Table of contents
About this book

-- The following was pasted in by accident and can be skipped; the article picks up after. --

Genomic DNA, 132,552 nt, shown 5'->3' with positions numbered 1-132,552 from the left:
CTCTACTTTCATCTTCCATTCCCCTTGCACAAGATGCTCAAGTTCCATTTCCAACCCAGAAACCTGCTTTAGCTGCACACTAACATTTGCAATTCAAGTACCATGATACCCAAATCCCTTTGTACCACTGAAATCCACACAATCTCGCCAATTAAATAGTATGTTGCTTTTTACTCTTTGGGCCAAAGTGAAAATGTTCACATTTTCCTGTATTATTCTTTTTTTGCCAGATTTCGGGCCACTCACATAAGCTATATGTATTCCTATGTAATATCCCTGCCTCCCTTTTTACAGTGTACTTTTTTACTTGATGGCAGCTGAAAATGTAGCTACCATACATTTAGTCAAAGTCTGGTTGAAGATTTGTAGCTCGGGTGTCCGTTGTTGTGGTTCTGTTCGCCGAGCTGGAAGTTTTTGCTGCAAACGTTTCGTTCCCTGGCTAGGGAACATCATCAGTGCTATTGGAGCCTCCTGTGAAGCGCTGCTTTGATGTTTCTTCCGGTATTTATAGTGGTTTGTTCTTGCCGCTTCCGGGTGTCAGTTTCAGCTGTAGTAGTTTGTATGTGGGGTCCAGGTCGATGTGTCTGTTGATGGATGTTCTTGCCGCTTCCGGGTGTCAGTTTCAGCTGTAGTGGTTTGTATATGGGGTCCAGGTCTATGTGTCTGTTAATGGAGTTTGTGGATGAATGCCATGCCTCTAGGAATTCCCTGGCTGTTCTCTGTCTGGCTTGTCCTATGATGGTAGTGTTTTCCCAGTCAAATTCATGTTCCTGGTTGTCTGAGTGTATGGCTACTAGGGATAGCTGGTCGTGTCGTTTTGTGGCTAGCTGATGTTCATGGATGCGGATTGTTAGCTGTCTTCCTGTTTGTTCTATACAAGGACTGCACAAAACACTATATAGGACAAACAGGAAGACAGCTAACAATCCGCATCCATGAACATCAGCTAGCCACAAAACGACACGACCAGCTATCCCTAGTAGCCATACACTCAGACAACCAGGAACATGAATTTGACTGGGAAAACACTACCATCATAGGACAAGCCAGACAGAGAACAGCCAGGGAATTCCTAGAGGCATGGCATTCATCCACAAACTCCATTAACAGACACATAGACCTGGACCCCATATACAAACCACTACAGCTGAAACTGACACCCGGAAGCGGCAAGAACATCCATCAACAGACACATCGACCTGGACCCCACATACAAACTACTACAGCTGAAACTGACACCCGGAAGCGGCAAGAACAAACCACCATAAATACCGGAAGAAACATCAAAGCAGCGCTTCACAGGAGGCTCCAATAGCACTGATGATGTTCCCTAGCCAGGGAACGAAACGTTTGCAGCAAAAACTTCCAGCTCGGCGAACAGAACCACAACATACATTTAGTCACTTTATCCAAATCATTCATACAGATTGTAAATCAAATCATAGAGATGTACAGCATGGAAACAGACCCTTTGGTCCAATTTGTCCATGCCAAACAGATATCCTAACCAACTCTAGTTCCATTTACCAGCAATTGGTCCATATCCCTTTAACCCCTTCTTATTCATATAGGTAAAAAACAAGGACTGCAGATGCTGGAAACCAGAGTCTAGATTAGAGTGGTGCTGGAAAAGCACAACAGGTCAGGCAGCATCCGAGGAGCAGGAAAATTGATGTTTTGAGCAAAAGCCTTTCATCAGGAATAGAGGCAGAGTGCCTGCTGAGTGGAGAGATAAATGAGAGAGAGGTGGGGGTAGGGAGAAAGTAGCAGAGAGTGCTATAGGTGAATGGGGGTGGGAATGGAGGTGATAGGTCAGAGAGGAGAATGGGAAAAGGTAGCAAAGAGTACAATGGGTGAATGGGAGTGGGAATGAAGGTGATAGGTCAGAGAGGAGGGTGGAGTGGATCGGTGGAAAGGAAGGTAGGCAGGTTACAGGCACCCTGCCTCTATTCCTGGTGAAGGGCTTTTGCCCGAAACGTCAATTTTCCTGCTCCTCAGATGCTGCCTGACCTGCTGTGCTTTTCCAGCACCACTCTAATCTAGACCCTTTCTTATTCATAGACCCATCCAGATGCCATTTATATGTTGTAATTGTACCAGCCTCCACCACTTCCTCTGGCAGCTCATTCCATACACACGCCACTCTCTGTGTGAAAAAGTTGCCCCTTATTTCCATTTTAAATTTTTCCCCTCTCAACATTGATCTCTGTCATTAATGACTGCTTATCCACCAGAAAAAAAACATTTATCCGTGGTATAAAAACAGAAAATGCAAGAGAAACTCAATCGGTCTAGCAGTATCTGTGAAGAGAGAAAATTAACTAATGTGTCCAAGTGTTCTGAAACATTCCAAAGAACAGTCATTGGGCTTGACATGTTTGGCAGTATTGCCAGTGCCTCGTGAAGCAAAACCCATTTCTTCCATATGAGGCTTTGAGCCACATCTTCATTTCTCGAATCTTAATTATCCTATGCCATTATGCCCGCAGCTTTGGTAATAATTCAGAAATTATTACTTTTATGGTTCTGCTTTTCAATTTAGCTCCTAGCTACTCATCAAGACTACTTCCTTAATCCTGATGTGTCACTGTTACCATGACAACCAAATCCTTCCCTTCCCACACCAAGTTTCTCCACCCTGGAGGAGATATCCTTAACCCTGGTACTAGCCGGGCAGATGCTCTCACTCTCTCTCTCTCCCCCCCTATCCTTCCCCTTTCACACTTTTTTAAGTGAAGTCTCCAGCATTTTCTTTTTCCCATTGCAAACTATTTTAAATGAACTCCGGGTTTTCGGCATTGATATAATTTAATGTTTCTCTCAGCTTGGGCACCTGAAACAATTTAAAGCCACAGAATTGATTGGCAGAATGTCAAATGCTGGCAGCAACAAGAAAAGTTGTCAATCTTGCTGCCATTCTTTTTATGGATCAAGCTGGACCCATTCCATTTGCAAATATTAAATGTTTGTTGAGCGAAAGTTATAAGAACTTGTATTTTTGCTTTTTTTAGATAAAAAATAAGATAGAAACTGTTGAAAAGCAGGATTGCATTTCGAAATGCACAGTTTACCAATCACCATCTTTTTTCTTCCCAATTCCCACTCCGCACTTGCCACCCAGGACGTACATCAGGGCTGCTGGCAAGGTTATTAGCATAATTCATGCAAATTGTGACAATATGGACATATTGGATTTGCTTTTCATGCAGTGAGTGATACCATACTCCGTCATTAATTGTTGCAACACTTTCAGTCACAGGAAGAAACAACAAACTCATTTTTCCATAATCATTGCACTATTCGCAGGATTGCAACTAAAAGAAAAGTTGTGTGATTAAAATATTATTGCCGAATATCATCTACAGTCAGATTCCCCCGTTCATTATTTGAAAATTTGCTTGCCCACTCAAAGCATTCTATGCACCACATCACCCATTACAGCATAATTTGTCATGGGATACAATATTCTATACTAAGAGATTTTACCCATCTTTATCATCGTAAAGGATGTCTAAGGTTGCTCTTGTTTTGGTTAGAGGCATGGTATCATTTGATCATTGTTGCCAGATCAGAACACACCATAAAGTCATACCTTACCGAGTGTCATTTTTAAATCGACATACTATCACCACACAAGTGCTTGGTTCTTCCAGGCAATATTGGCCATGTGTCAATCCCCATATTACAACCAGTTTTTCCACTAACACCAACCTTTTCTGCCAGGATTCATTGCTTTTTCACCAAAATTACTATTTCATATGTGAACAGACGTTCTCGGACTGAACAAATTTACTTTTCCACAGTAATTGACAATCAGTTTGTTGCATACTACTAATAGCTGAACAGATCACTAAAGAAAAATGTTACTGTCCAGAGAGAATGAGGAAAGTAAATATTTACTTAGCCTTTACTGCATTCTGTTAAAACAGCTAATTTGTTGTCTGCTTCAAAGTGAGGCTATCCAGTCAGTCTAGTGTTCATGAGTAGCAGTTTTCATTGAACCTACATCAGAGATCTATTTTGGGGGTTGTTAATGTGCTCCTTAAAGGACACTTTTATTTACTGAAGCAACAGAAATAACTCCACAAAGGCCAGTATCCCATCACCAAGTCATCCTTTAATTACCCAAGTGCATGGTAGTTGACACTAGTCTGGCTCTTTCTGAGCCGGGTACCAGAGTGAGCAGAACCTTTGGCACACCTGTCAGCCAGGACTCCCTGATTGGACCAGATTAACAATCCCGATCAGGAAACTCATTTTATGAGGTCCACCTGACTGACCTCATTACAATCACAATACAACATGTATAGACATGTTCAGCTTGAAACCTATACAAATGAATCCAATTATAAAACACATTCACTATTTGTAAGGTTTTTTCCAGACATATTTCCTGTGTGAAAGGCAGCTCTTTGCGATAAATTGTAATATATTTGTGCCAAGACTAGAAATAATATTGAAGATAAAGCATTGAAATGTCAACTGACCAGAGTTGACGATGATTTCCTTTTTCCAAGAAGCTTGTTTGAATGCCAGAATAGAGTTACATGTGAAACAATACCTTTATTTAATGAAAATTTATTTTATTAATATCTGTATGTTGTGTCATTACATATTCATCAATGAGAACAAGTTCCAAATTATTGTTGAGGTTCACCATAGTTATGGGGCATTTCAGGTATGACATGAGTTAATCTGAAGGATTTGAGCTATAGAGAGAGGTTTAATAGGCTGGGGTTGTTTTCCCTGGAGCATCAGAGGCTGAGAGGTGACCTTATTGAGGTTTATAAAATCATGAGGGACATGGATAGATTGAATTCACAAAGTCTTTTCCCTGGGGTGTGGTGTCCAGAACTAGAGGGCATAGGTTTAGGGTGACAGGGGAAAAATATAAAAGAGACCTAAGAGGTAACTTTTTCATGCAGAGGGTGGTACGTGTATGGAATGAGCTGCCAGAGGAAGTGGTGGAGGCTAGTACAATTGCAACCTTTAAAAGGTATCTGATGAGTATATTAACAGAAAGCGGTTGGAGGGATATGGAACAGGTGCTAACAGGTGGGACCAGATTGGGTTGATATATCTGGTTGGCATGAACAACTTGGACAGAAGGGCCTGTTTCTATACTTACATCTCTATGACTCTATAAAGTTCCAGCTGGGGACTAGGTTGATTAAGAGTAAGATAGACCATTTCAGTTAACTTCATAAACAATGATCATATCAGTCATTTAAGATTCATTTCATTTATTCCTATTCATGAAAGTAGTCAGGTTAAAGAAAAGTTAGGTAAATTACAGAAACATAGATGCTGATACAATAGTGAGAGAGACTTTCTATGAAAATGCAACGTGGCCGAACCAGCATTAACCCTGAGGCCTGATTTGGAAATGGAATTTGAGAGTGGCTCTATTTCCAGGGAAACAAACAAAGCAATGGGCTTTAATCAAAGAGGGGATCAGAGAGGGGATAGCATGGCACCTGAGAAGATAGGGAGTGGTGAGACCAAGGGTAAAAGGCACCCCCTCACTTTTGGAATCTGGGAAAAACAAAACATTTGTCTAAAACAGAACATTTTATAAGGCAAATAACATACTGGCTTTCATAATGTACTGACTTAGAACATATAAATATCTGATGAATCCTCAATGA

The key idea of this book is that scientific and practical advances can be obtained if researchers working in multiple traditions – including traditions that have been assumed to be mutually incompatible – make a concerted and sustained effort to engage in dialogue with each other by comparing and contrasting their understandings of a given phenomenon and considering how these different understandings can either complement or mutually elaborate on each other. This key idea applies to many fields, particularly in the social and behavioral sciences, as well as education and computer science. The book shows how we have achieved this by presenting our analyses of collaborative learning during the course of a four-year project involving dozens of researchers in a series of five workshops. The 37 editors and authors involved in this project generally study collaborative learning, technology enhanced learning, and cooperative work, and share an interest in understanding group interactions, but approach this topic from a variety of disciplinary homes and theoretical and methodological traditions. The sustained dialogue across these multiple "voices" makes this book useful to researchers in many different fields and with diverse goals and agendas.